Heroes of 2014: Reuven ‘Ruvi’ Rivlin, president of Israel | Jonathan Freedland

This rightwing member of Likud has become Israel’s conscience, challenging racism and standing up for Palestinian rights

Reuven ‘Ruvi’ Rivlin is an unlikely hero. He is a lifelong member of Israel’s Likud party, and on the right of that rightwing bloc. He is an advocate of Greater Israel, swallowing up the occupied territories that ought to form an independent Palestinian state. And yet ever since his elevation to Israel’s largely ceremonial presidency in June he has acted as something like his country’s conscience – both castigating what he sees as a national slide into racism and intolerance, and standing up for the civil rights of Palestinians.

In November the prime minister, Binyamin Netanyahu, backed a “Jewish state” bill that would enshrine discrimination against Israel’s 1.7 million Arab citizens, denying them the national rights accorded to Jews. Liberals and leftists denounced it, of course, but the most potent attack came from the presidential mansion. Earlier Rivlin condemned surging bigotry as a “sickness” that needed to be treated.

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The Pope Francis stardust worked over Cuba. Could it work with Isis and the Taliban? | Jonathan Freedland

Francis had a diplomatic triumph this week. If only he could resolve the world’s bloodiest conflicts too

Stalin had quite a knack for the soundbite. “The death of one man is a tragedy. The death of millions is a statistic.” That’s said to be him. “The people who cast the votes don’t decide an election. It’s the people who count the votes who decide an election.” Him too. And, among the most enduring, the dictator’s mocking riposte on hearing that the pope was urging an end to the oppression of Catholics under Soviet rule. “The pope? How many divisions has he got?”

To a practitioner of realpolitik and respecter of brute force like Stalin, the bishop of Rome was a perennially toothless do-gooder, fine for a sermon about heaven but with no heft, or troops, to see his will done on earth.

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CIA torture: Homeland and 24 make great TV, but they’re no way to govern | Jonathan Freedland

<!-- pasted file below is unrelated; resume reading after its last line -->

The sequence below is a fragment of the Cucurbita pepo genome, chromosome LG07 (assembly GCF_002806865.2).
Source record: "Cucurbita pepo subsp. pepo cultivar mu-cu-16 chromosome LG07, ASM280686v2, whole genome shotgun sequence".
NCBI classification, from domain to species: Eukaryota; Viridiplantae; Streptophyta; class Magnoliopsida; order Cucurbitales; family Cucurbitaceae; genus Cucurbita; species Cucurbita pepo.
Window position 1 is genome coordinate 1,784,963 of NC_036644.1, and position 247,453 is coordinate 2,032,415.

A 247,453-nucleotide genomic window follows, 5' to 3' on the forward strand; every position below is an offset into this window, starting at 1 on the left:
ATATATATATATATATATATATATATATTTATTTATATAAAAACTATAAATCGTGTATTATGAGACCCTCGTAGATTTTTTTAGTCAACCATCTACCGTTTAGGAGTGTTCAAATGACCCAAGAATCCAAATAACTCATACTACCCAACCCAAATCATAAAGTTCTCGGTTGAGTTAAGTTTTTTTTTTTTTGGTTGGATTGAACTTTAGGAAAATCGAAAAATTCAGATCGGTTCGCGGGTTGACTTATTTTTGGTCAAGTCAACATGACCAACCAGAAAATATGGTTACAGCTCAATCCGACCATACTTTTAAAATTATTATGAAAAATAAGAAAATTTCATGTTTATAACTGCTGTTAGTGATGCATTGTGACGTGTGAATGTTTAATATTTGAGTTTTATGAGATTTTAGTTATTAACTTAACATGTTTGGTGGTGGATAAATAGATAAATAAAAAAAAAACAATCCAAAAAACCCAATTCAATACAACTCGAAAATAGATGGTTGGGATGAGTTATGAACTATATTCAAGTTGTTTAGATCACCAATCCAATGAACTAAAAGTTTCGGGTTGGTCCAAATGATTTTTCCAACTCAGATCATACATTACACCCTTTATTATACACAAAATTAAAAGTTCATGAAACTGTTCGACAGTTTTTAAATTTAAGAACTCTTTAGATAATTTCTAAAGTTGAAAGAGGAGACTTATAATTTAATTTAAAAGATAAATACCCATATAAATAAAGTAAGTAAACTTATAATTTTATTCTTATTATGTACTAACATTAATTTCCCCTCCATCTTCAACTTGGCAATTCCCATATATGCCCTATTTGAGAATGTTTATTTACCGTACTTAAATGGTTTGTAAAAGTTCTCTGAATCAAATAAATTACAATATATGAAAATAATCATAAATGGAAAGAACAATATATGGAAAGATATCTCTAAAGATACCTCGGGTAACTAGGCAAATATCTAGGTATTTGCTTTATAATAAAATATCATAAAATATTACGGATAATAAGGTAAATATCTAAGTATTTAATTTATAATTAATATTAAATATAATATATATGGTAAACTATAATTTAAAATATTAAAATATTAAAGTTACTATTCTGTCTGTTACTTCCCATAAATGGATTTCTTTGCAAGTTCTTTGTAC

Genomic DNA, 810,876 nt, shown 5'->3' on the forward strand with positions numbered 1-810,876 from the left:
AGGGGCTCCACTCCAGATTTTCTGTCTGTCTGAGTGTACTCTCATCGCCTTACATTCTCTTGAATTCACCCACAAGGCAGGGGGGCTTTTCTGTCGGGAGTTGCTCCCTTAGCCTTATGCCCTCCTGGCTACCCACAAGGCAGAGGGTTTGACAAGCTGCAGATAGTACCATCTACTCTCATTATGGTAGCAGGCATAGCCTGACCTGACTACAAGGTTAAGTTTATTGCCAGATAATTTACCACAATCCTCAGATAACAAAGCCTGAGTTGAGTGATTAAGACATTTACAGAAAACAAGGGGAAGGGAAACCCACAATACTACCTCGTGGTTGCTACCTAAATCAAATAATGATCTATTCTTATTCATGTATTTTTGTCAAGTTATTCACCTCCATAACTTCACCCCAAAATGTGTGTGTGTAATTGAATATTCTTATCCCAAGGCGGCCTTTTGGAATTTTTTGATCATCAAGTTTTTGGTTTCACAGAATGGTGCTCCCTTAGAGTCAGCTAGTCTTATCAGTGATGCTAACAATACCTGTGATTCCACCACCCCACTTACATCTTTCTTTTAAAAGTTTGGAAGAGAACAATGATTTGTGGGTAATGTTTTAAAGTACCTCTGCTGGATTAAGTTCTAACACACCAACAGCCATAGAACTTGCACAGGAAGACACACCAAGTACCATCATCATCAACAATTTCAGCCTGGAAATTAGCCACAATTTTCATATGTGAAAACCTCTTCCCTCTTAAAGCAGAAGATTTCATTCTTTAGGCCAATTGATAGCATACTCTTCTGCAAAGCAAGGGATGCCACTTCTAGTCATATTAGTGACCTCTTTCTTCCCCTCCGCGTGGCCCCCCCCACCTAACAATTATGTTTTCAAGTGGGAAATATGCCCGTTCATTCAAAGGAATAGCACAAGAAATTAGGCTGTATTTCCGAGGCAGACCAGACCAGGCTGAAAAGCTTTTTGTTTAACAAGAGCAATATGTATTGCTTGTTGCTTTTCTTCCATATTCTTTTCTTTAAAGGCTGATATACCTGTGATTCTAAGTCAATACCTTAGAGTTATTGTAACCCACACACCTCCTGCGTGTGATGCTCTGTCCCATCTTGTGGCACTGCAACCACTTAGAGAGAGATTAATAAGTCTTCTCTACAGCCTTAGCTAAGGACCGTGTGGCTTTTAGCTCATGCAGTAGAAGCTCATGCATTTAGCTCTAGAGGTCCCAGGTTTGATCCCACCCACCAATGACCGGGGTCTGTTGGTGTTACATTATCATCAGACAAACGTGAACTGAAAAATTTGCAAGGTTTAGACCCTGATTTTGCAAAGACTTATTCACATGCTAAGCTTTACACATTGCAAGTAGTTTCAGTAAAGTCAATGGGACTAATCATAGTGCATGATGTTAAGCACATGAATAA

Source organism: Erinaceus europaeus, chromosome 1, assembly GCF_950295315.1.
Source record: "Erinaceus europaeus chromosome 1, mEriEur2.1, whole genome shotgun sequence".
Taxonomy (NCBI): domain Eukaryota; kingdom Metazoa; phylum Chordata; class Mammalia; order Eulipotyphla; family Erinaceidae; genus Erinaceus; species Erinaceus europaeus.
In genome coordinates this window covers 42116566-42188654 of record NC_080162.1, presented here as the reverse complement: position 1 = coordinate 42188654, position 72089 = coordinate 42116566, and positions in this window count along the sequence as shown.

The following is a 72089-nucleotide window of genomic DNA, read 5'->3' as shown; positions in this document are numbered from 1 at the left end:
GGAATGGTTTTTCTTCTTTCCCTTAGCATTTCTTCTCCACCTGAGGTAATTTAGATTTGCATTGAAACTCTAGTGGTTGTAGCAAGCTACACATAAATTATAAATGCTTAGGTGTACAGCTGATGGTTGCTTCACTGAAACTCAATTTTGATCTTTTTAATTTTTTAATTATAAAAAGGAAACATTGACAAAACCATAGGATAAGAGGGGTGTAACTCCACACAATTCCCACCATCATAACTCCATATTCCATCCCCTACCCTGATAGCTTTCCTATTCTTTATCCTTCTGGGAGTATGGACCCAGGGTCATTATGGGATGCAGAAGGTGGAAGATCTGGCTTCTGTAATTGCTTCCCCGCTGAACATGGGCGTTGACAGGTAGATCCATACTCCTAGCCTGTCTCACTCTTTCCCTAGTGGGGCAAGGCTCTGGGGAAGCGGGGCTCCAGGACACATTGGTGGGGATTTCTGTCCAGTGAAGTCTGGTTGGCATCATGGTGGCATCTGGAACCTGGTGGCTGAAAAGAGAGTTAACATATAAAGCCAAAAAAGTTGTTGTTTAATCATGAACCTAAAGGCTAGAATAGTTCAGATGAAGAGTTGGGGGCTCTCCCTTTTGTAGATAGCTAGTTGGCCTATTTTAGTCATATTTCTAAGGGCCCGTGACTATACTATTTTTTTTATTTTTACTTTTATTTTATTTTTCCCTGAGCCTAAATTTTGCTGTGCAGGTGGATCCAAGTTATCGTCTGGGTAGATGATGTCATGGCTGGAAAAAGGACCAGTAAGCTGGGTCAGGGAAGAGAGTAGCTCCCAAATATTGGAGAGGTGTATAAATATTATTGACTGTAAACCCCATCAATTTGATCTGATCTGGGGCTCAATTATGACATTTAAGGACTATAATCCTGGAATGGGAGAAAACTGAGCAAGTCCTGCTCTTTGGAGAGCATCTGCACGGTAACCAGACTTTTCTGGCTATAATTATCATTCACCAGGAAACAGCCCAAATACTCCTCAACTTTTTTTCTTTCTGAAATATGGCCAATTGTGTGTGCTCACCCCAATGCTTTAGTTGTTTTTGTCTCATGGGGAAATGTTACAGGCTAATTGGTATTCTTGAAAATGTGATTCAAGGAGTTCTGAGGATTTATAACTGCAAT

The torture report lays bare what happens when our deepest, darkest urges prevail. The state has to rise above it

Reality rushes in where fiction fears to tread. The events of the real world constantly outstrip even the most creative maginations. As Philip Roth famously complained, “The actuality is continually outdoing our talents” – contriving situations that few novelists would dare offer, lest they seem outlandish and far-fetched. The latest proof is the US Senate intelligence committee report on the CIA’s use of torture in the course of fighting the “war on terror”.

Even a public reared on Homeland, 24 and Zero Dark Thirty were shocked by what they read. Viewers who had flinched at Jack Bauer’s brutal approach to interrogation learned this week that that was hardly the product of an over-active Hollywood imagination. On the contrary, it turns out the screenwriters underdid it.

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George Osborne may live to regret his rush towards Wigan pier | Jonathan Freedland

The chancellor has credibility. But the spectre of 1930s-style cuts may be too much for voters to accept

It’s on the edges of living memory now, but in the folk memory it lives on. The very words – the 1930s – instantly evoke poverty and the Great Depression. Slum housing, queues for food, dirt-faced workers, children without shoes. Little wonder George Osborne took such exception to the suggestion by the BBC’s Norman Smith that if the chancellor implemented the cuts promised in his autumn statement, Britain would eventually reach 1930s levels of public spending.

Smith’s starting text was this week’s report by the Office for Budget Responsibility projecting a fall in government spending to just 35% of GDP. But his concluding text was George Orwell’s The Road to Wigan Pier, with its harrowing descriptions of prewar destitution. You’d be back to that world, Smith said. “It is utterly terrifying.”

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Gordon Brown: without winning an election, he has left a legacy greater than Tony Blair’s | Jonathan Freedland

His predecessor was always seen as the winner, but Brown retires having saved the pound, the global economy and the United Kingdom

Even at the end, he still had them talking. For the best part of a quarter century, Gordon Brown has had the political press corps either scratching its collective head, trying to divine his latest tactical gambit, or else making a gag at his expense. As Brown formally announced his intention to stand down as an MP after a 32-year Commons career, some speculated that the timing was a classic Brownian ploy to sabotage preparations for George Osborne’s upcoming autumn statement, a last bit of partisan news management by a master of the art. Others said it was typically Brown in another sense: the re-announcing of news he’d already pre-announced last week.

And yet the word, when it came, was rather different from what Gordon-watchers have grown used to. It was more personal, for one thing. He delivered it in the Old Kirk in Kirkcaldy, in the shadow of the church where his father, one of the defining influences on his life, used to preach. At his side were wife Sarah and their two sons, the boys so rarely glimpsed that when they appeared with him on the day he left Downing Street in May 2010, the sight was a jolt to those who’d never before conceived of Brown as a father.

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